John Maynard Keynes was one of the leading economists of the 20th Century. Although his most famous book (The General Theory) came out in 1936 and he died ten years later, his approach to macroeconomics (aka Keynesian economics) remains very influential to this day.
Relatively few people have read the writings of Keynes, but it’s well known that he thought governments should engage in deficit spending during economic slumps in order to stimulate the economy and put unemployed people back to work. This idea happens to be congenial to many politicians, who relish the idea of being able to expanding popular spending programs without necessarily raising taxes to pay for them. Keynes also said governments might run surpluses during economic booms, thereby balancing the budget over the economic cycle, but this suggestion has not been widely followed.
This book quotes extensively from Keynes’ writings to flesh out some of the famed economist’s other thinking. Economic crises and recessions serve no useful purpose – misdirected investment is better than no investment at all – prompt and decisive government intervention is indicated at the first signs of trouble – the central bank should not only act as the “lender of last resort” (Walter Bagehot, 1873), but ensure low interest rates for all borrowers – government deficits during a slump will have a greater effect on overall output due to a multiplier effect as high as “three or four times” – markets won’t self-correct if the government fails to act – wage levels should not be driven down to promote full employment as that wouldn’t be fair – falling prices (deflation) should be assiduously avoided – inflation only becomes a problem if essentially all workers in the economy are employed – don’t pay too much attention to whether the aforesaid policies are sustainable because “in the long run we are all dead.”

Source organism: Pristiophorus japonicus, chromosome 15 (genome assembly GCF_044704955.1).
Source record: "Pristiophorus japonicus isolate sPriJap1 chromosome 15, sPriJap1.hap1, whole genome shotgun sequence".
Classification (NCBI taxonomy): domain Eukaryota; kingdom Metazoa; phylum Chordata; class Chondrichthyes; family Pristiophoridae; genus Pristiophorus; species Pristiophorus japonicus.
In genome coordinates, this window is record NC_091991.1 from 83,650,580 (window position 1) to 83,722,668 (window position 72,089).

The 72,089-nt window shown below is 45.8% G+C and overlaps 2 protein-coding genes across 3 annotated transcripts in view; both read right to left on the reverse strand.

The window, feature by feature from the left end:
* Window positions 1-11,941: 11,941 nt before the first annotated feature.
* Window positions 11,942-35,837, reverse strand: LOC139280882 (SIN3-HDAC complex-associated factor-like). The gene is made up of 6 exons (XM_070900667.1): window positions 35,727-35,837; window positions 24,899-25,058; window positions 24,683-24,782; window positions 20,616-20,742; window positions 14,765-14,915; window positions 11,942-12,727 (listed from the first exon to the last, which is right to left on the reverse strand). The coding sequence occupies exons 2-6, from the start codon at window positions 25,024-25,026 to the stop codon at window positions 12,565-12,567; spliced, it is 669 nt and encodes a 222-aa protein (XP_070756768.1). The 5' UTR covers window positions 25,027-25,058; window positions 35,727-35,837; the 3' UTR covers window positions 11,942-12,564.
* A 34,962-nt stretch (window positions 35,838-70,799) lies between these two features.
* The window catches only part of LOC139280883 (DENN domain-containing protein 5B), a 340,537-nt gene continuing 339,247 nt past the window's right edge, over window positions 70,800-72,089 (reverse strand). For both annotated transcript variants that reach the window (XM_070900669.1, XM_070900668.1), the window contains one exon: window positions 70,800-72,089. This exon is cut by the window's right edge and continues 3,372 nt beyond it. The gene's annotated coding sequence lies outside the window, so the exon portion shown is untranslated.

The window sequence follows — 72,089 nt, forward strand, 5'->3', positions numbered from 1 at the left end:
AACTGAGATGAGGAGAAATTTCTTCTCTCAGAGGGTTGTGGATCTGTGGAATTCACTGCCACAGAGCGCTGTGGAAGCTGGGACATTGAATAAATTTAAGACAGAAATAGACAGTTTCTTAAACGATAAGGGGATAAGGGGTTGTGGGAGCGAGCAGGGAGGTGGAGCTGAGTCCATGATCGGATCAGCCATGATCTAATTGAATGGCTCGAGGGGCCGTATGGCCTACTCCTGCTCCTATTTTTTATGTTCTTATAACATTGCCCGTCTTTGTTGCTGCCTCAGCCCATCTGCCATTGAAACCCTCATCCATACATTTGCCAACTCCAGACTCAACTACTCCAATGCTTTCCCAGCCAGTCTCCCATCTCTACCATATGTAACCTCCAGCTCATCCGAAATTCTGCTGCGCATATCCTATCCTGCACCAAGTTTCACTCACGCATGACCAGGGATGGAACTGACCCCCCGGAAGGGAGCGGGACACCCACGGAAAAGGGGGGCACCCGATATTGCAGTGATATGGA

The evidence supporting most of these principles is scanty, suggests Mr. Lewis, and much of Keynes written work (including his magnum opus, The General Theory) suffers from vague or inappropriate terminology, sloppy formulae, and logical contradictions. It’s one thing to fire off brilliant intuitive insights, as Keynes excelled in doing (contemporaries rarely bested him in an argument), and quite another to prove them.
Ultimately, the basic fallacy in Keynesian economics is the insistence on viewing the world as the utopia one might prefer (government spending doesn’t have to be paid for, printing money is OK, economic cycles aren’t necessary, full employment should be the norm, government planners have better judgment than free markets, etc.) instead of the rather less idyllic place that it actually is. As Hunter puts it at one point, Keynes was the same kind of thinker as Karl Marx except that he set up a different scapegoat (conservative bankers who wanted to charge high interest rates versus greedy owners of industrial enterprises).
This book isn’t an easy read, but it should be informative for those who are interested in kicking the tires on contemporaneous economic policies of governments and central banks. Many of the fallacies attributed to Keynes sound familiar because they have been picked up by economists and policy makers who are currently active. 8/29/16 - http://amzn.to/2c5D8Lk